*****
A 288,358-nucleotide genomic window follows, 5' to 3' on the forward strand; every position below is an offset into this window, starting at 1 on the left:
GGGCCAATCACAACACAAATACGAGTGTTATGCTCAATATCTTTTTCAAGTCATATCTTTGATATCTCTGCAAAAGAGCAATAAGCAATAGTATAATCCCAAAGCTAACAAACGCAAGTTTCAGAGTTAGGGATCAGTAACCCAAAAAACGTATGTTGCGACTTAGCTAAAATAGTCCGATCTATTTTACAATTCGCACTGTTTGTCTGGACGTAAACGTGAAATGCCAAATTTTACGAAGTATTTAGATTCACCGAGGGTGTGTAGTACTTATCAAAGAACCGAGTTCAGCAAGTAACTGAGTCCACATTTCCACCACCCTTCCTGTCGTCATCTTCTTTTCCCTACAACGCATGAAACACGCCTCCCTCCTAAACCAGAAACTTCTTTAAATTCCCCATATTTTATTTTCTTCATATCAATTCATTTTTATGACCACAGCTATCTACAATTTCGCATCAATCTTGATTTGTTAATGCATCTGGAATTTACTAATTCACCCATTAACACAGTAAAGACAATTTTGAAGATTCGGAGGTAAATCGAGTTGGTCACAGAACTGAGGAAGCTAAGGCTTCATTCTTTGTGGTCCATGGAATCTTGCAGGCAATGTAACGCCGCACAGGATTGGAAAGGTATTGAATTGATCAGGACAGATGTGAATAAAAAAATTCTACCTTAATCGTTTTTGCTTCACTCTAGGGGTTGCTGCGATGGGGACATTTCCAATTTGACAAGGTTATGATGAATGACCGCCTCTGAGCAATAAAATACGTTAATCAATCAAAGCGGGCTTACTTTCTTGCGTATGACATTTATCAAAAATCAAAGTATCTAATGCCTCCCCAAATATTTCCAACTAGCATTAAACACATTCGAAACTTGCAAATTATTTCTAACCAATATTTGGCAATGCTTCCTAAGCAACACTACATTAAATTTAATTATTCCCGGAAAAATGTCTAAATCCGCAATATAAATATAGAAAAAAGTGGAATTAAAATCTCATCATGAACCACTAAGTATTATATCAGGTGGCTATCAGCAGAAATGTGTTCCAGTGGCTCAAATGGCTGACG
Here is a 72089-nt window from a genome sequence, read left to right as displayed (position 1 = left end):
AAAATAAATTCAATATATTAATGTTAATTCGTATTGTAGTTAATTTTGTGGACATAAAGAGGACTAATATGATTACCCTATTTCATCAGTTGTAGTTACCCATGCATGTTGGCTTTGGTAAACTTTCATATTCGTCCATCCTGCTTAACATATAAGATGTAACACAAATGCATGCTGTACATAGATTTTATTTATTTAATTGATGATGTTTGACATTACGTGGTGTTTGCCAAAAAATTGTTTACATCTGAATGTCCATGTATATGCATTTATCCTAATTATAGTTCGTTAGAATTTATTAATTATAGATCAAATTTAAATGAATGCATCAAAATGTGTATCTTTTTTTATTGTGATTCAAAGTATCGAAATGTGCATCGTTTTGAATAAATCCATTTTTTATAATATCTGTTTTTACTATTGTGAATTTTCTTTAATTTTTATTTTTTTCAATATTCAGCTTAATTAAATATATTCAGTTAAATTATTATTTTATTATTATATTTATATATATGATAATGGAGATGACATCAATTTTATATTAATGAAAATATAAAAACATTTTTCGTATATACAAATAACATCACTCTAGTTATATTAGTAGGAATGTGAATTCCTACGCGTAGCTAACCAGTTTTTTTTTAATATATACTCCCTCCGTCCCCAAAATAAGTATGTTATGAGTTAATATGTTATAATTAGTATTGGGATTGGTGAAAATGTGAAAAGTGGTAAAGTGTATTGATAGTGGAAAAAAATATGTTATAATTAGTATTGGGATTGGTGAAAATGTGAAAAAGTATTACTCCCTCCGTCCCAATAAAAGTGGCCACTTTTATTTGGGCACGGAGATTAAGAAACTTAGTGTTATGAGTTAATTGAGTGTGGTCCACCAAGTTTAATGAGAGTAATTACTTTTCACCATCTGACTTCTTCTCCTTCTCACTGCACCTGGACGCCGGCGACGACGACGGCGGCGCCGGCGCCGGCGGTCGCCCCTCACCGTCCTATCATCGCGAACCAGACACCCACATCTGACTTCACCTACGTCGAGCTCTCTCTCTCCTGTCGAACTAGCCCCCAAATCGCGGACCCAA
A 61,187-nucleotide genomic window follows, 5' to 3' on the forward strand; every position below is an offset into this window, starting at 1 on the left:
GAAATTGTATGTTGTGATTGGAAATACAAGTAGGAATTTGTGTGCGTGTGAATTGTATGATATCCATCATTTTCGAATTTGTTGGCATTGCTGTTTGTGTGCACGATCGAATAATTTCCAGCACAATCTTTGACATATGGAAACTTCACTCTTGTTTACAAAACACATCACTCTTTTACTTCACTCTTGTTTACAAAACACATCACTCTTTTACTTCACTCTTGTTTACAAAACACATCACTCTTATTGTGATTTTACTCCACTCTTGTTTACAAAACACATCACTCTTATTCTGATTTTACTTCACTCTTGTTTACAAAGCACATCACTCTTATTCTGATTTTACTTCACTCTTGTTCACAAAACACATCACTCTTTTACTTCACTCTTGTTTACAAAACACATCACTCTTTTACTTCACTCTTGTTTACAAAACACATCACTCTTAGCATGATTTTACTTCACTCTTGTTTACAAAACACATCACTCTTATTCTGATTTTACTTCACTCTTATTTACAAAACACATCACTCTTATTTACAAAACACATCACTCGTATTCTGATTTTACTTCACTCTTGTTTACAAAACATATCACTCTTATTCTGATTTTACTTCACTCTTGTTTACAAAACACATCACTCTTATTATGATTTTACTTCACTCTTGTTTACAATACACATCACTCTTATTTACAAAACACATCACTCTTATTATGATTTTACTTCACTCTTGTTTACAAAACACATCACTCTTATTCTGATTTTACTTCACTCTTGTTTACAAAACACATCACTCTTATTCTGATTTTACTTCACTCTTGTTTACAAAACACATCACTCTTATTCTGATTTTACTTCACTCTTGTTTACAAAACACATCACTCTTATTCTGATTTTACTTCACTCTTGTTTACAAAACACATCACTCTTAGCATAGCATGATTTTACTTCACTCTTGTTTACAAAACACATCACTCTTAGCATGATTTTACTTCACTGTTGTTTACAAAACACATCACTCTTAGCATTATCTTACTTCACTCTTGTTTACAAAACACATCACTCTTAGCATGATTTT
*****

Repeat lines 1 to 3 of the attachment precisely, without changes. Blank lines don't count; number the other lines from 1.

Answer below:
A 288,358-nucleotide genomic window follows, 5' to 3' on the forward strand; every position below is an offset into this window, starting at 1 on the left:
GGGCCAATCACAACACAAATACGAGTGTTATGCTCAATATCTTTTTCAAGTCATATCTTTGATATCTCTGCAAAAGAGCAATAAGCAATAGTATAATCCCAAAGCTAACAAACGCAAGTTTCAGAGTTAGGGATCAGTAACCCAAAAAACGTATGTTGCGACTTAGCTAAAATAGTCCGATCTATTTTACAATTCGCACTGTTTGTCTGGACGTAAACGTGAAATGCCAAATTTTACGAAGTATTTAGATTCACCGAGGGTGTGTAGTACTTATCAAAGAACCGAGTTCAGCAAGTAACTGAGTCCACATTTCCACCACCCTTCCTGTCGTCATCTTCTTTTCCCTACAACGCATGAAACACGCCTCCCTCCTAAACCAGAAACTTCTTTAAATTCCCCATATTTTATTTTCTTCATATCAATTCATTTTTATGACCACAGCTATCTACAATTTCGCATCAATCTTGATTTGTTAATGCATCTGGAATTTACTAATTCACCCATTAACACAGTAAAGACAATTTTGAAGATTCGGAGGTAAATCGAGTTGGTCACAGAACTGAGGAAGCTAAGGCTTCATTCTTTGTGGTCCATGGAATCTTGCAGGCAATGTAACGCCGCACAGGATTGGAAAGGTATTGAATTGATCAGGACAGATGTGAATAAAAAAATTCTACCTTAATCGTTTTTGCTTCACTCTAGGGGTTGCTGCGATGGGGACATTTCCAATTTGACAAGGTTATGATGAATGACCGCCTCTGAGCAATAAAATACGTTAATCAATCAAAGCGGGCTTACTTTCTTGCGTATGACATTTATCAAAAATCAAAGTATCTAATGCCTCCCCAAATATTTCCAACTAGCATTAAACACATTCGAAACTTGCAAATTATTTCTAACCAATATTTGGCAATGCTTCCTAAGCAACACTACATTAAATTTAATTATTCCCGGAAAAATGTCTAAATCCGCAATATAAATATAGAAAAAAGTGGAATTAAAATCTCATCATGAACCACTAAGTATTATATCAGGTGGCTATCAGCAGAAATGTGTTCCAGTGGCTCAAATGGCTGACG
Here is a 72089-nt window from a genome sequence, read left to right as displayed (position 1 = left end):